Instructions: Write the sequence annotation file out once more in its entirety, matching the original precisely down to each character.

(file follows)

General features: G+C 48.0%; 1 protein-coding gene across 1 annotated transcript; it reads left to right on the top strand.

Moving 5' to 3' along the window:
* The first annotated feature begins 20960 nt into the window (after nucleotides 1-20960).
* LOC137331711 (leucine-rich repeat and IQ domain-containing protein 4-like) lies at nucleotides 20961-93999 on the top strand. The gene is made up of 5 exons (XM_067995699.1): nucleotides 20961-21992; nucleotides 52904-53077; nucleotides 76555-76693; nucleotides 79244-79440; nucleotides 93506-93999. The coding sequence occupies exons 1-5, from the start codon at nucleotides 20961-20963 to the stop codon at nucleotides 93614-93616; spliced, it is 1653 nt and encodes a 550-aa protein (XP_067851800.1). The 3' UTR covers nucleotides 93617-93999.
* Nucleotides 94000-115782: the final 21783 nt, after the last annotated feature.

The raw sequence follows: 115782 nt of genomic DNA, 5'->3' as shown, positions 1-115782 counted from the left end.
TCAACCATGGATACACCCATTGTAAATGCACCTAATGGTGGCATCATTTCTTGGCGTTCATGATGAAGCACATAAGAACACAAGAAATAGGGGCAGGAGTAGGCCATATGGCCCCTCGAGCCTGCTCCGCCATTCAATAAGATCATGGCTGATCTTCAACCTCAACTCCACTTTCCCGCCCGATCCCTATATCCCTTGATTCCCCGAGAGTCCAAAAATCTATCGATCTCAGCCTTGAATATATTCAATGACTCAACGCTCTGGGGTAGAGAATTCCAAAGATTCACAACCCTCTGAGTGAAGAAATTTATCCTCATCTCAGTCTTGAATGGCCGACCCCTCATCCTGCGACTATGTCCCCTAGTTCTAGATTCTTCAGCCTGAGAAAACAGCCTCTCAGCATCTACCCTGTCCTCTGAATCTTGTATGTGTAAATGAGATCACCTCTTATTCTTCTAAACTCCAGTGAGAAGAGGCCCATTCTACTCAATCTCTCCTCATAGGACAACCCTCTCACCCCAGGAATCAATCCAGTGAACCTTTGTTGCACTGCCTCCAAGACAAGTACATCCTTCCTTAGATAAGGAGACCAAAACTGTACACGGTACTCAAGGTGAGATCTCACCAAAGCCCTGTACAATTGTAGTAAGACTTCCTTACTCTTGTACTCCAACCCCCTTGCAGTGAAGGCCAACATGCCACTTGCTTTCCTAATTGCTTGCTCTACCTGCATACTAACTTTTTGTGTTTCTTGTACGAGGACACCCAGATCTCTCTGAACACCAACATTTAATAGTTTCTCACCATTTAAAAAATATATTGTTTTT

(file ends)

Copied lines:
General features: G+C 48.0%; 1 protein-coding gene across 1 annotated transcript; it reads left to right on the top strand.

Moving 5' to 3' along the window:
* The first annotated feature begins 20960 nt into the window (after nucleotides 1-20960).
* LOC137331711 (leucine-rich repeat and IQ domain-containing protein 4-like) lies at nucleotides 20961-93999 on the top strand. The gene is made up of 5 exons (XM_067995699.1): nucleotides 20961-21992; nucleotides 52904-53077; nucleotides 76555-76693; nucleotides 79244-79440; nucleotides 93506-93999. The coding sequence occupies exons 1-5, from the start codon at nucleotides 20961-20963 to the stop codon at nucleotides 93614-93616; spliced, it is 1653 nt and encodes a 550-aa protein (XP_067851800.1). The 3' UTR covers nucleotides 93617-93999.
* Nucleotides 94000-115782: the final 21783 nt, after the last annotated feature.

The raw sequence follows: 115782 nt of genomic DNA, 5'->3' as shown, positions 1-115782 counted from the left end.
TCAACCATGGATACACCCATTGTAAATGCACCTAATGGTGGCATCATTTCTTGGCGTTCATGATGAAGCACATAAGAACACAAGAAATAGGGGCAGGAGTAGGCCATATGGCCCCTCGAGCCTGCTCCGCCATTCAATAAGATCATGGCTGATCTTCAACCTCAACTCCACTTTCCCGCCCGATCCCTATATCCCTTGATTCCCCGAGAGTCCAAAAATCTATCGATCTCAGCCTTGAATATATTCAATGACTCAACGCTCTGGGGTAGAGAATTCCAAAGATTCACAACCCTCTGAGTGAAGAAATTTATCCTCATCTCAGTCTTGAATGGCCGACCCCTCATCCTGCGACTATGTCCCCTAGTTCTAGATTCTTCAGCCTGAGAAAACAGCCTCTCAGCATCTACCCTGTCCTCTGAATCTTGTATGTGTAAATGAGATCACCTCTTATTCTTCTAAACTCCAGTGAGAAGAGGCCCATTCTACTCAATCTCTCCTCATAGGACAACCCTCTCACCCCAGGAATCAATCCAGTGAACCTTTGTTGCACTGCCTCCAAGACAAGTACATCCTTCCTTAGATAAGGAGACCAAAACTGTACACGGTACTCAAGGTGAGATCTCACCAAAGCCCTGTACAATTGTAGTAAGACTTCCTTACTCTTGTACTCCAACCCCCTTGCAGTGAAGGCCAACATGCCACTTGCTTTCCTAATTGCTTGCTCTACCTGCATACTAACTTTTTGTGTTTCTTGTACGAGGACACCCAGATCTCTCTGAACACCAACATTTAATAGTTTCTCACCATTTAAAAAATATATTGTTTTT